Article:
Prevalence Of Anemia

Anemia is characterized by a low level of haemoglobin in the blood. Haemoglobin is necessary for transporting oxygen from the lungs to other tissues and organs of the body. Anemia in young children is a serious concern because it can result in impaired cognitive performance, behavioural and motor development, coordination, language development, scholastic achievement as well as increased morbidity from infectious diseases. One of the most vulnerable groups is children age 6-23 months.

According to NFHS 4, ST children have the highest cases of anaemia with 63.1% of the ST children as anaemic followed by 60.5% of the SC children and 58.4% of the children at all India level as anaemic.

Article 47 of the Indian Constitution states that it is "duty of the state to raise the level of nutrition and the standard of living and to improve public health".

The Integrated Child Development Services (ICDS) and Mid-Day Meal are the two major programs of the government of India which are aimed to improve the nutritional status of children in India.

ICDS is aimed to help the children and nursing mothers to break the vicious cycle of malnutrition, morbidity and mortality. The beneficiaries under the Scheme are children in the age group of 0-6 years, pregnant women and lactating mothers. The amount spent under the scheme by various states and the central government and the number of beneficiaries under the scheme had fallen considerably in the last couple of years despite the fact that India has failed to achieve the MDG target of reducing malnutrition among children. The supplementary Nutrition Program under ICDS is the major component of ICDS providing supplementary nutrition to the children and Pregnant Women and Lactating mother.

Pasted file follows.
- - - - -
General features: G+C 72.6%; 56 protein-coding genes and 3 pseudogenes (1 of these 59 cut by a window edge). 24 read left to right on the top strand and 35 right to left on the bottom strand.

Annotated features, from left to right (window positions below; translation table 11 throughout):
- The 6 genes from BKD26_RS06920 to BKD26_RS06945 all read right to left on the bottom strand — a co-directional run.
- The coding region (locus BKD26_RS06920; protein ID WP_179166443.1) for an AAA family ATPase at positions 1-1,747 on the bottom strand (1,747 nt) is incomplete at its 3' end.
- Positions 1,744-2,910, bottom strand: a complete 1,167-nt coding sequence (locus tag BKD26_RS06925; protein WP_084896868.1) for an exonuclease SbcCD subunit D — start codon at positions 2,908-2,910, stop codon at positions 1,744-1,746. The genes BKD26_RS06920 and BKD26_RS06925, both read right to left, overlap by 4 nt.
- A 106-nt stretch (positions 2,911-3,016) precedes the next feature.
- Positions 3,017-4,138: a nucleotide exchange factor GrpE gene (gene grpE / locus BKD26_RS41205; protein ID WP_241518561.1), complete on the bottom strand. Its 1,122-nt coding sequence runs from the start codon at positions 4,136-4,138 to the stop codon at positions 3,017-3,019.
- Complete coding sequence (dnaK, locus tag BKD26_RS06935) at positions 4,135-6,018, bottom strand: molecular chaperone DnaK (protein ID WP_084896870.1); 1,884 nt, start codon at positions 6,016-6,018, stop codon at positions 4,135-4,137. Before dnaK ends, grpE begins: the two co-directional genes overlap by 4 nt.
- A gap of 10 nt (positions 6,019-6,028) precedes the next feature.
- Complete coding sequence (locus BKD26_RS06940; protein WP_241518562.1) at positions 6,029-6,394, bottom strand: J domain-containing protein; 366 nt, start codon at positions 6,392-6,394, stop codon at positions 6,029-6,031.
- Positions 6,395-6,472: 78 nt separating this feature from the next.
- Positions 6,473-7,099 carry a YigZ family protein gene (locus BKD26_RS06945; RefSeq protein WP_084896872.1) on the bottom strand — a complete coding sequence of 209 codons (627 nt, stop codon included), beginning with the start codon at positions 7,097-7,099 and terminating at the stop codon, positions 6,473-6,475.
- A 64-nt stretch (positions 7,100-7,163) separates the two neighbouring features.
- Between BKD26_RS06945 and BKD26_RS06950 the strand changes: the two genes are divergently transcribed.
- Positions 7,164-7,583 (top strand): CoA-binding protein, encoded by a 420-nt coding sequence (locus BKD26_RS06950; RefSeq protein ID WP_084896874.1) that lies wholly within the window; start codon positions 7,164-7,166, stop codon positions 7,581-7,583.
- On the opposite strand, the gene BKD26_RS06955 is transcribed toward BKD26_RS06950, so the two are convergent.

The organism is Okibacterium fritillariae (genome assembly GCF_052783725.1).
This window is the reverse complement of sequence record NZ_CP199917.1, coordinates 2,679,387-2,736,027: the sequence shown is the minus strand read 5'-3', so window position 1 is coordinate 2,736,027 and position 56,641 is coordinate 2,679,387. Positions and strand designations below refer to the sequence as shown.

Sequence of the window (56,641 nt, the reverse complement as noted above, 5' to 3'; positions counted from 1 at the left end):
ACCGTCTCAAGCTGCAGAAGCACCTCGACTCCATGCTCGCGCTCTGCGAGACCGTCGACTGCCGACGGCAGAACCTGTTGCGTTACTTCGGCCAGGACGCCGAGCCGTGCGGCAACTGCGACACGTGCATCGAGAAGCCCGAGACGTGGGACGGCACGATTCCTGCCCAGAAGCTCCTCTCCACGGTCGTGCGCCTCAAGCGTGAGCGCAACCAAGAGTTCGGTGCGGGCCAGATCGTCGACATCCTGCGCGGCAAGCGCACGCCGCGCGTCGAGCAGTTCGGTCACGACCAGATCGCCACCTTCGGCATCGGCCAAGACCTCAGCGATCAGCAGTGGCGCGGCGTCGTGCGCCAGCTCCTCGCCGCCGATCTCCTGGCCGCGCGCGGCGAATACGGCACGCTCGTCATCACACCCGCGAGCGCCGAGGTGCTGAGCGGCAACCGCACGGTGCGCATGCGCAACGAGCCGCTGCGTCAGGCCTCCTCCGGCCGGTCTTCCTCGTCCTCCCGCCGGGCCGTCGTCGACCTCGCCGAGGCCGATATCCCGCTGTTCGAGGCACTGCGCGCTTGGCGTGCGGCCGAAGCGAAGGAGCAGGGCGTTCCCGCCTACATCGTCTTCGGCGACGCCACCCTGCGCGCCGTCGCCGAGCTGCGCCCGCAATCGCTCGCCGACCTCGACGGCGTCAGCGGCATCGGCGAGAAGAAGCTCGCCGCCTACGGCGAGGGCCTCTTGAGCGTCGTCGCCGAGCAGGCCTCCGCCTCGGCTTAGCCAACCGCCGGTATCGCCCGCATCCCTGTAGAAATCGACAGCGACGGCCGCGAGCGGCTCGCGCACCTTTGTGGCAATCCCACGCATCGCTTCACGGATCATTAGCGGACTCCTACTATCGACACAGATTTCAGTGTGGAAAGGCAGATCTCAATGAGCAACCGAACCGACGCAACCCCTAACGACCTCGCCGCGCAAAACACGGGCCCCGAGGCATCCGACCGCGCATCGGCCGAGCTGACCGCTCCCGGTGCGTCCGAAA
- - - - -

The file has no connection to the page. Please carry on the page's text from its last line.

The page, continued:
The total number of Supplementary nutrition beneficiaries under ICDS scheme was 1032.32 lakhs on 30.09.2013 which has reduced to 949.39 lakhs as on 19-12-2017, marking a reduction of 82.93 lakhs.

MDM scheme is the world's largest school meal programme and reaches an estimated 11 crore children across 12 lakh schools in India. The MDM scheme is aimed at improving the nutritional status of children in classes I – VIII in Government, Local Body and Government aided schools etc.

Budgetary Allocation and Expenditure Made Under MDM, 2012-13 to 2016-17

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Source: MID Day Meal Website

The expenditure made under MDM schemes has reduced from 10867.0 crores in 2012-13 to just Rs.9483.4 crores in 2016-17, marking a reduction of Rs.1384.5 crores in just five years.